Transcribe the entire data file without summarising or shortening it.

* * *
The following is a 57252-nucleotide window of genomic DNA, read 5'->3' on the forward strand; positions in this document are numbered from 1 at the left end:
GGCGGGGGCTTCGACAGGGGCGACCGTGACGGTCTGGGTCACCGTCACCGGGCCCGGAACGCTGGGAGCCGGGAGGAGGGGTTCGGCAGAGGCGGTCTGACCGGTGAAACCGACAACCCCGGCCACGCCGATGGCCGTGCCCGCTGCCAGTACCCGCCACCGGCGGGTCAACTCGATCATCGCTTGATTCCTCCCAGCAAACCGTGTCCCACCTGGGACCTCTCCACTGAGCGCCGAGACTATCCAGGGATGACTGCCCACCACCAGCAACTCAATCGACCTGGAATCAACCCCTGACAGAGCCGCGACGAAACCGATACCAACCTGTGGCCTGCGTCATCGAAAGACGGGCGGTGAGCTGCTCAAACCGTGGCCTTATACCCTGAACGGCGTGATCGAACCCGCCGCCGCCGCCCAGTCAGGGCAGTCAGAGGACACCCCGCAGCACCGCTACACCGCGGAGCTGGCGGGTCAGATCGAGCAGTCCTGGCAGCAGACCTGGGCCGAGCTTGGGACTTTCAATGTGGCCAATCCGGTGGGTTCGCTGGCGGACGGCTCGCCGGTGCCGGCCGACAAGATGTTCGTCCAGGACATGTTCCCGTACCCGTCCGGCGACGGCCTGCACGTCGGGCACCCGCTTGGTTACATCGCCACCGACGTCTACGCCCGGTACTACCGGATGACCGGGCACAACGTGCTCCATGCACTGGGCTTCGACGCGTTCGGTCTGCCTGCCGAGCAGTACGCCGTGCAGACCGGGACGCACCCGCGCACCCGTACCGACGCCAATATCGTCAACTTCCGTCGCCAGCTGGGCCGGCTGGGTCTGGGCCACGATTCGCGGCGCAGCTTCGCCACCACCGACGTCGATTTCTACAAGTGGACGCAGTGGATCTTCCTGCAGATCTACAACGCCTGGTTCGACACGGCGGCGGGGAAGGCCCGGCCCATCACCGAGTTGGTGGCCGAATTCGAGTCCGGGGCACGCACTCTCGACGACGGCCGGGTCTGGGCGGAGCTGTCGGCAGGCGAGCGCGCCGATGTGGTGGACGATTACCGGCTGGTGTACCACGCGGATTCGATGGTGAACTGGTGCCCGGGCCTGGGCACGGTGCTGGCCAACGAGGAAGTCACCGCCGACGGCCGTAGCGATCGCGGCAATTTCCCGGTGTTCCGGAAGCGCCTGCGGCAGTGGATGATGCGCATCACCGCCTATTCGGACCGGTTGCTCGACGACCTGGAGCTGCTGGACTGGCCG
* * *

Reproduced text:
The following is a 57252-nucleotide window of genomic DNA, read 5'->3' on the forward strand; positions in this document are numbered from 1 at the left end:
GGCGGGGGCTTCGACAGGGGCGACCGTGACGGTCTGGGTCACCGTCACCGGGCCCGGAACGCTGGGAGCCGGGAGGAGGGGTTCGGCAGAGGCGGTCTGACCGGTGAAACCGACAACCCCGGCCACGCCGATGGCCGTGCCCGCTGCCAGTACCCGCCACCGGCGGGTCAACTCGATCATCGCTTGATTCCTCCCAGCAAACCGTGTCCCACCTGGGACCTCTCCACTGAGCGCCGAGACTATCCAGGGATGACTGCCCACCACCAGCAACTCAATCGACCTGGAATCAACCCCTGACAGAGCCGCGACGAAACCGATACCAACCTGTGGCCTGCGTCATCGAAAGACGGGCGGTGAGCTGCTCAAACCGTGGCCTTATACCCTGAACGGCGTGATCGAACCCGCCGCCGCCGCCCAGTCAGGGCAGTCAGAGGACACCCCGCAGCACCGCTACACCGCGGAGCTGGCGGGTCAGATCGAGCAGTCCTGGCAGCAGACCTGGGCCGAGCTTGGGACTTTCAATGTGGCCAATCCGGTGGGTTCGCTGGCGGACGGCTCGCCGGTGCCGGCCGACAAGATGTTCGTCCAGGACATGTTCCCGTACCCGTCCGGCGACGGCCTGCACGTCGGGCACCCGCTTGGTTACATCGCCACCGACGTCTACGCCCGGTACTACCGGATGACCGGGCACAACGTGCTCCATGCACTGGGCTTCGACGCGTTCGGTCTGCCTGCCGAGCAGTACGCCGTGCAGACCGGGACGCACCCGCGCACCCGTACCGACGCCAATATCGTCAACTTCCGTCGCCAGCTGGGCCGGCTGGGTCTGGGCCACGATTCGCGGCGCAGCTTCGCCACCACCGACGTCGATTTCTACAAGTGGACGCAGTGGATCTTCCTGCAGATCTACAACGCCTGGTTCGACACGGCGGCGGGGAAGGCCCGGCCCATCACCGAGTTGGTGGCCGAATTCGAGTCCGGGGCACGCACTCTCGACGACGGCCGGGTCTGGGCGGAGCTGTCGGCAGGCGAGCGCGCCGATGTGGTGGACGATTACCGGCTGGTGTACCACGCGGATTCGATGGTGAACTGGTGCCCGGGCCTGGGCACGGTGCTGGCCAACGAGGAAGTCACCGCCGACGGCCGTAGCGATCGCGGCAATTTCCCGGTGTTCCGGAAGCGCCTGCGGCAGTGGATGATGCGCATCACCGCCTATTCGGACCGGTTGCTCGACGACCTGGAGCTGCTGGACTGGCCG